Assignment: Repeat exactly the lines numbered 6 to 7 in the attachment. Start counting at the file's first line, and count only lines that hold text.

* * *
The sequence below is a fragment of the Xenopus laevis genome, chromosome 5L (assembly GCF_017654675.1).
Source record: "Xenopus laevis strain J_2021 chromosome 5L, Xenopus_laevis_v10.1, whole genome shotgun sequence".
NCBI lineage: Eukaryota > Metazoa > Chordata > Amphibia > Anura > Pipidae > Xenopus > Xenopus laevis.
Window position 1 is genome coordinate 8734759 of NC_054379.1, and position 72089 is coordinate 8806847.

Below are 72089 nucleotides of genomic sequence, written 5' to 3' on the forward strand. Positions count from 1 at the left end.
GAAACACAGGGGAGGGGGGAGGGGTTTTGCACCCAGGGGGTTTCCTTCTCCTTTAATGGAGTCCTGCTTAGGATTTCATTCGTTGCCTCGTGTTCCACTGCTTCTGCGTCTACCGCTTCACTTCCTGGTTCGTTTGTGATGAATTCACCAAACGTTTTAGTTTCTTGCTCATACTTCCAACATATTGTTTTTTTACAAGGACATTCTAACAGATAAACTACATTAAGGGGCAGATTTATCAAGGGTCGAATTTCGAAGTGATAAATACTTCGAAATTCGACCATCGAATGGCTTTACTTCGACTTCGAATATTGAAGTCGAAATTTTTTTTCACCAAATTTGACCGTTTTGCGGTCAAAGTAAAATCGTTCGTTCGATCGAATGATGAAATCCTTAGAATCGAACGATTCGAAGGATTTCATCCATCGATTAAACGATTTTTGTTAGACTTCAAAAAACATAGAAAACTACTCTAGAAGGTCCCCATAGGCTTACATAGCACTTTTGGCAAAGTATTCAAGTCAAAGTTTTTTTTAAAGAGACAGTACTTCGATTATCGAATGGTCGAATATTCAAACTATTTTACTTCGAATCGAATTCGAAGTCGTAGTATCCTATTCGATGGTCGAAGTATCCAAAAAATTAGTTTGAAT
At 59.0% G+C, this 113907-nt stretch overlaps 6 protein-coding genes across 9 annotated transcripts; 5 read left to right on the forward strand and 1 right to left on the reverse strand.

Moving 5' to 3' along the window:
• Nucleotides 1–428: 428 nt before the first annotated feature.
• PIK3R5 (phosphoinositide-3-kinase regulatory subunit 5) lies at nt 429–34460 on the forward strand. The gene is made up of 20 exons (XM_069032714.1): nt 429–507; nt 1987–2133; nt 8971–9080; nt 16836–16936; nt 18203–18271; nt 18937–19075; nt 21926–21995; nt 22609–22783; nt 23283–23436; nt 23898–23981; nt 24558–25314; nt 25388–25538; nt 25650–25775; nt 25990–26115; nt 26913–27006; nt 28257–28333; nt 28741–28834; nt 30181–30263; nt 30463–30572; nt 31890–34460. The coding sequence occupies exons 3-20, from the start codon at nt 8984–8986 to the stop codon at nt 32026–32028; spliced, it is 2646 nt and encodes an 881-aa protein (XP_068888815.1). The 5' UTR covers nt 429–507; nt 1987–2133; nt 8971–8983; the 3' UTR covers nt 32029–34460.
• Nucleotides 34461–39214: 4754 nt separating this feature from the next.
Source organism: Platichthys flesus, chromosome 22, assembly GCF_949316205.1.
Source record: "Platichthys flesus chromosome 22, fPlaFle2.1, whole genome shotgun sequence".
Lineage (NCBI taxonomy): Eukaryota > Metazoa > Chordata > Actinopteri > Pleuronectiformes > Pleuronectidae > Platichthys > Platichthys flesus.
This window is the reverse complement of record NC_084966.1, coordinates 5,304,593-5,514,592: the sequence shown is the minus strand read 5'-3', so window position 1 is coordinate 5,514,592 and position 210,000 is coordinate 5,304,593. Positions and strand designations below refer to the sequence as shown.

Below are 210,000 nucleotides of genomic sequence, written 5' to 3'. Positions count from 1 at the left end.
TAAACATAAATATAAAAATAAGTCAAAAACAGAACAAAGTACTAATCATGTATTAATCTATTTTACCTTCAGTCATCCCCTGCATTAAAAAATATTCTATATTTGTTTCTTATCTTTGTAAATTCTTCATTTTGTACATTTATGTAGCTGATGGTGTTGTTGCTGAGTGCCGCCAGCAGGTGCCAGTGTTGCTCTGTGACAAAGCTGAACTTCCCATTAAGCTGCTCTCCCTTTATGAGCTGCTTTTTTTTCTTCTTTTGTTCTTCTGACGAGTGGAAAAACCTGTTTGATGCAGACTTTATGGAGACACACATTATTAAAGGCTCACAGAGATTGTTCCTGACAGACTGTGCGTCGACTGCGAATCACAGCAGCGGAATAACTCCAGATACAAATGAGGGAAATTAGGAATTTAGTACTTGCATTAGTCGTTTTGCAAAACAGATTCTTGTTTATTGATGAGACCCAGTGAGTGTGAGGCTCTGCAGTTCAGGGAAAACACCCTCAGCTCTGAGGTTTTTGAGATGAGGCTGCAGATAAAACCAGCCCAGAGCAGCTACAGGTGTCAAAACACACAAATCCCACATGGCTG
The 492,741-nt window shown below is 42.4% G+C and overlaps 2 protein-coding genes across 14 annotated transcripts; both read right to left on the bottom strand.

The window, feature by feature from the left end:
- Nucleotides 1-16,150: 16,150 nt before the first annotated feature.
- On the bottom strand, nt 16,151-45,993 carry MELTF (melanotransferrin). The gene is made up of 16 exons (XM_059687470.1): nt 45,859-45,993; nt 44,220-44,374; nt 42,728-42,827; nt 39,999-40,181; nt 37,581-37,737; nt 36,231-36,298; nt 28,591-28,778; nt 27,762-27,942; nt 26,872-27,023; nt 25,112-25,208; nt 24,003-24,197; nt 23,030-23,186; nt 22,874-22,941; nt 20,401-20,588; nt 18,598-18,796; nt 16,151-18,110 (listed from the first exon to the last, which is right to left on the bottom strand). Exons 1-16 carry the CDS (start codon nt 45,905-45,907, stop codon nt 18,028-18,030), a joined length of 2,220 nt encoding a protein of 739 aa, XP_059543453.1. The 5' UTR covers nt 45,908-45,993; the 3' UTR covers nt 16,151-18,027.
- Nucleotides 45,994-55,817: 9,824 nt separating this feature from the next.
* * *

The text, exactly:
GAAACACAGGGGAGGGGGGAGGGGTTTTGCACCCAGGGGGTTTCCTTCTCCTTTAATGGAGTCCTGCTTAGGATTTCATTCGTTGCCTCGTGTTCCACTGCTTCTGCGTCTACCGCTTCACTTCCTGGTTCGTTTGTGATGAATTCACCAAACGTTTTAGTTTCTTGCTCATACTTCCAACATATTGTTTTTTTACAAGGACATTCTAACAGATAAACTACATTAAGGGGCAGATTTATCAAGGGTCGAATTTCGAAGTGATAAATACTTCGAAATTCGACCATCGAATGGCTTTACTTCGACTTCGAATATTGAAGTCGAAATTTTTTTTCACCAAATTTGACCGTTTTGCGGTCAAAGTAAAATCGTTCGTTCGATCGAATGATGAAATCCTTAGAATCGAACGATTCGAAGGATTTCATCCATCGATTAAACGATTTTTGTTAGACTTCAAAAAACATAGAAAACTACTCTAGAAGGTCCCCATAGGCTTACATAGCACTTTTGGCAAAGTATTCAAGTCAAAGTTTTTTTTAAAGAGACAGTACTTCGATTATCGAATGGTCGAATATTCAAACTATTTTACTTCGAATCGAATTCGAAGTCGTAGTATCCTATTCGATGGTCGAAGTATCCAAAAAATTAGTTTGAAT
At 59.0% G+C, this 113907-nt stretch overlaps 6 protein-coding genes across 9 annotated transcripts; 5 read left to right on the forward strand and 1 right to left on the reverse strand.